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VSD (French magazine)

From Wikipedia, the free encyclopedia

EditorBruno Seznec
CategoriesNews, celebrity and leisure magazine
PublisherPhilippe Labi
First issue9 September 1977
CompanyPrisma Press
Based inParis

VSD is a French weekly news, celebrity and leisure magazine, published on Thursdays in France. The name is formed from the first letters of the French names for Friday (Vendredi), Saturday (Samedi) and Sunday (Dimanche).[1]

History and profile

VSD was first published on 9 September 1977 by Maurice Siegel.[2] After Siegel's death in 1985, direction passed to his sons François and Jean-Dominique. Publication ceased in August 1995. The title was purchased by Prisma Presse, a media subsidiary of the German company Bertelsmann[1][3] and relaunched in June 1996. Like its rival Paris Match it relies heavily on paparazzi photography and celebrity news.[4] VSD is published on a weekly basis.[3][5]


The circulation of VSD in the 1980s reached 400,000 copies. The 1998 circulation of the weekly was 235,000 copies.[3]

In 2001 VSD had a circulation of 216,000 copies.[5] The magazine had a circulation of 204,036 copies in 2005 and 197,482 copies in 2006.[6] Its circulation grew to 217,751 copies in 2007,[6][7] but fell to 193,208 copies in 2008.[6] It further fell to 152,221 copies in 2009.[8][6]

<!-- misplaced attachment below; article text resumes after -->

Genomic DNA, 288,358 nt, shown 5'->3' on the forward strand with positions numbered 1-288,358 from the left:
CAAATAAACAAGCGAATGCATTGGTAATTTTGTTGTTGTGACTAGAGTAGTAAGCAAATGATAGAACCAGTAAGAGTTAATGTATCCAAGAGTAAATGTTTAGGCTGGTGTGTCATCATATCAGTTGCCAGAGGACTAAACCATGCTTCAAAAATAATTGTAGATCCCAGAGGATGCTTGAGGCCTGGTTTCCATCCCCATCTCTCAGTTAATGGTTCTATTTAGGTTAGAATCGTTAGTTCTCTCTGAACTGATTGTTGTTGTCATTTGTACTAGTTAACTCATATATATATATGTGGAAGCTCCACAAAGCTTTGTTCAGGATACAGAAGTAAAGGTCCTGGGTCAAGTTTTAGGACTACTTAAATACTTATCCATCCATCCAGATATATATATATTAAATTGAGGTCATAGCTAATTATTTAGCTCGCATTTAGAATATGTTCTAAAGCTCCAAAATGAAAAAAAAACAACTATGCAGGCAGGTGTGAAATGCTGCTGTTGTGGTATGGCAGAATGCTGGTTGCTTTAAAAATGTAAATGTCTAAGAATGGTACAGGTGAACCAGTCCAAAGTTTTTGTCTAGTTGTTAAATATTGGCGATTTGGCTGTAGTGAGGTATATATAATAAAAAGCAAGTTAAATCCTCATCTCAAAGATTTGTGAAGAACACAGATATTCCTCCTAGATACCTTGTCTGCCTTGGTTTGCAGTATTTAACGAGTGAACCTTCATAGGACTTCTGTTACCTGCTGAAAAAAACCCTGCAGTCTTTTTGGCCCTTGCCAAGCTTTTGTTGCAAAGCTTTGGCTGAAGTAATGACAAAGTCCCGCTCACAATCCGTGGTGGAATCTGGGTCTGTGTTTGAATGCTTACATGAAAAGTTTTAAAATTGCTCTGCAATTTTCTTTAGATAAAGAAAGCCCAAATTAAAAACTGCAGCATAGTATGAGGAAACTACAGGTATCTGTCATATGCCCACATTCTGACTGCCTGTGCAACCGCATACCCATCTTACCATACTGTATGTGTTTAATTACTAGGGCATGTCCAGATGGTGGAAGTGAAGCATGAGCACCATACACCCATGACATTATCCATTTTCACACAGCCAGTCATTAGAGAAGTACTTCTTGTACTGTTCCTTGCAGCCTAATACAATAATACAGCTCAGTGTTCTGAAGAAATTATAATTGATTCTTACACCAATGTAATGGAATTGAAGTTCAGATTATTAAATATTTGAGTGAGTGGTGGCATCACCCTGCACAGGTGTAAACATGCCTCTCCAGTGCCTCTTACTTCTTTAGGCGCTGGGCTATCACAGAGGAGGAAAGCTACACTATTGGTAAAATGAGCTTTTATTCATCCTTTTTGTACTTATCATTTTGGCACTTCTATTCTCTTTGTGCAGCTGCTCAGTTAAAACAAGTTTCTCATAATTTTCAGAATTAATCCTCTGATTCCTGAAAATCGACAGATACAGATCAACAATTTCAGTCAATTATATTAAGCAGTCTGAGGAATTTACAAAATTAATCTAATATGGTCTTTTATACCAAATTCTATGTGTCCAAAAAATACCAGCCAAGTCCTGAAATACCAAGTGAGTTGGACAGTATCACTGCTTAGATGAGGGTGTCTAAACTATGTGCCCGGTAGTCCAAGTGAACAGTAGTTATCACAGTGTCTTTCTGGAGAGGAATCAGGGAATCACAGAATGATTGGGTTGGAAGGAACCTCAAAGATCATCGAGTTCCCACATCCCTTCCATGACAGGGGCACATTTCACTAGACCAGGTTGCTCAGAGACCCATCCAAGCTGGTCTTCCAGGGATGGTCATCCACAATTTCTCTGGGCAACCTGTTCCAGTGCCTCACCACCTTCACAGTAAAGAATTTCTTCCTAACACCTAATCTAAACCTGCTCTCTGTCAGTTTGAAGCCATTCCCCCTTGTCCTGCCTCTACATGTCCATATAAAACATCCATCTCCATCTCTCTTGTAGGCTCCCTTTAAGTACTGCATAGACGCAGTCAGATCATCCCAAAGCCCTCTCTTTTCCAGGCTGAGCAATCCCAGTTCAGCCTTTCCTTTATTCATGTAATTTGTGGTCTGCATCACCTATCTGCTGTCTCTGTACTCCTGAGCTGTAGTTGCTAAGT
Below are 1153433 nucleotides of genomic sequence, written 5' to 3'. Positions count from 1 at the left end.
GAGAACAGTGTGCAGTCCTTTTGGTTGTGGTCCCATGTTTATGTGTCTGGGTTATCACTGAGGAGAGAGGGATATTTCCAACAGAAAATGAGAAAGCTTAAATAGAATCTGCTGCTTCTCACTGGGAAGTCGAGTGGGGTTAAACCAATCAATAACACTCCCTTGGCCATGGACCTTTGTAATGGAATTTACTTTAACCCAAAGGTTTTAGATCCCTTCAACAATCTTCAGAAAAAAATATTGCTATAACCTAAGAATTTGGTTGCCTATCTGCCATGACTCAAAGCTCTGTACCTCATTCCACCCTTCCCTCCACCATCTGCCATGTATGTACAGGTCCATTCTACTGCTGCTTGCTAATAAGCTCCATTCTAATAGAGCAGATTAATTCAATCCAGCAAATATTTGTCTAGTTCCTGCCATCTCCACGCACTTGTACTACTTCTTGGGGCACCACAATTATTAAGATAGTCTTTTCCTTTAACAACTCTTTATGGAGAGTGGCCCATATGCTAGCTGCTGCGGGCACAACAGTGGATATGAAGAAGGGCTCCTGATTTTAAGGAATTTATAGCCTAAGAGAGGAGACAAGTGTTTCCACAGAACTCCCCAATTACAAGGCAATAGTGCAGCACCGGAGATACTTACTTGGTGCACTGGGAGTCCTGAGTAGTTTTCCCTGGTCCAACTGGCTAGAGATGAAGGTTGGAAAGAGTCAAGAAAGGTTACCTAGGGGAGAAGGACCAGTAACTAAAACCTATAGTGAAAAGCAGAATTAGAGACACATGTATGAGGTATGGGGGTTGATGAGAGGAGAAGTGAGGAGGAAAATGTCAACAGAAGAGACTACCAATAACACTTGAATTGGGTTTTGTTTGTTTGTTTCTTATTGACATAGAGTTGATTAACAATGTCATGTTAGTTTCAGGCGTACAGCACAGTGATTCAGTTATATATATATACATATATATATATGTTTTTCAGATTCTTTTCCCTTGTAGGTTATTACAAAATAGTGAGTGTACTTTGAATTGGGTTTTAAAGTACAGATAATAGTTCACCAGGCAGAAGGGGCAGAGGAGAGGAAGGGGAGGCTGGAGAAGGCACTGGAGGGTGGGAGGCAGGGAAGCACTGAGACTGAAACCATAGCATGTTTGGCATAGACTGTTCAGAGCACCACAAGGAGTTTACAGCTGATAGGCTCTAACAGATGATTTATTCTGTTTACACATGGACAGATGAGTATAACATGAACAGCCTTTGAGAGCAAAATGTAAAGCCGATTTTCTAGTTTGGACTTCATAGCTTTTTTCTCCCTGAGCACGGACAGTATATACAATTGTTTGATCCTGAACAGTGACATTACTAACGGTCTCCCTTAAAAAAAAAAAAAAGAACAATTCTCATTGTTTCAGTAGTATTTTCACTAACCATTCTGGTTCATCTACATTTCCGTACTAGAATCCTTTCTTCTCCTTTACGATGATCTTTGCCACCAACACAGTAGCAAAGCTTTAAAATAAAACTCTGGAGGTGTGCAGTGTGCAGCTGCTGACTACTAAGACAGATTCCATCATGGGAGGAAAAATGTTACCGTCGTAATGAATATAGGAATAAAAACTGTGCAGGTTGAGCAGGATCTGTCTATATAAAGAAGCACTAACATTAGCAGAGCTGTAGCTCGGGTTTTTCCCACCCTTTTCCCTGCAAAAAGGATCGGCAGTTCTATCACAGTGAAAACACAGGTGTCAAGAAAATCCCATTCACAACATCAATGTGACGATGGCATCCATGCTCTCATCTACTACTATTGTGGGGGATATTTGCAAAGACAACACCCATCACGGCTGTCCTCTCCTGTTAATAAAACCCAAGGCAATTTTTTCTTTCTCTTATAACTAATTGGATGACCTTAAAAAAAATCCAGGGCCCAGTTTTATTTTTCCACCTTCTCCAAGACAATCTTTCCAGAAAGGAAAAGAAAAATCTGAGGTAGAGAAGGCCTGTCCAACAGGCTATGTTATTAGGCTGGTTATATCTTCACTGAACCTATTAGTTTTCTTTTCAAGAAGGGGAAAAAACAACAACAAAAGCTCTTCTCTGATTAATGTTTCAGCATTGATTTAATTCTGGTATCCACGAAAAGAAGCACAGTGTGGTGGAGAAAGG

1. ^ a b "France -- Media Guide 2008" (PDF). Open Source Center. 16 July 2008. Retrieved 1 March 2015.
  2. ^ Richard Aplin; Joseph Montchamp (27 January 2014). Dictionary of Contemporary France. Taylor & Francis. p. 470. ISBN 978-1-135-93653-2.
  3. ^ a b c François Dalbard-Martin (2001). "RPC, Buying Habits and the Time Factor in Media Planning" (Conference paper). World Wide Readership Symposia. Retrieved 1 March 2015.
  4. ^ "About VSD Magazine". Unique Magazines. Retrieved 19 May 2015.
  5. ^ a b "Top 50 Finance/Business/News magazines worldwide (by circulation)" (Report). Magazine Organization. Retrieved 13 December 2014.
  6. ^ a b c d "First official circulation figures for the new VSD magazine are encouraging". Mags 360°. 23 August 2010. Retrieved 19 May 2015.
  7. ^ Anne Austin; et al. (2008). "Western Europe Market & Media Fact" (PDF). Zenith Optimedia. Retrieved 8 April 2015.
  8. ^ Raymond Kuhn (1 March 2011). The Media In Contemporary France. McGraw-Hill Education (UK). p. 9. ISBN 978-0-335-23622-0.

External links

This page was last edited on 1 March 2022, at 12:38
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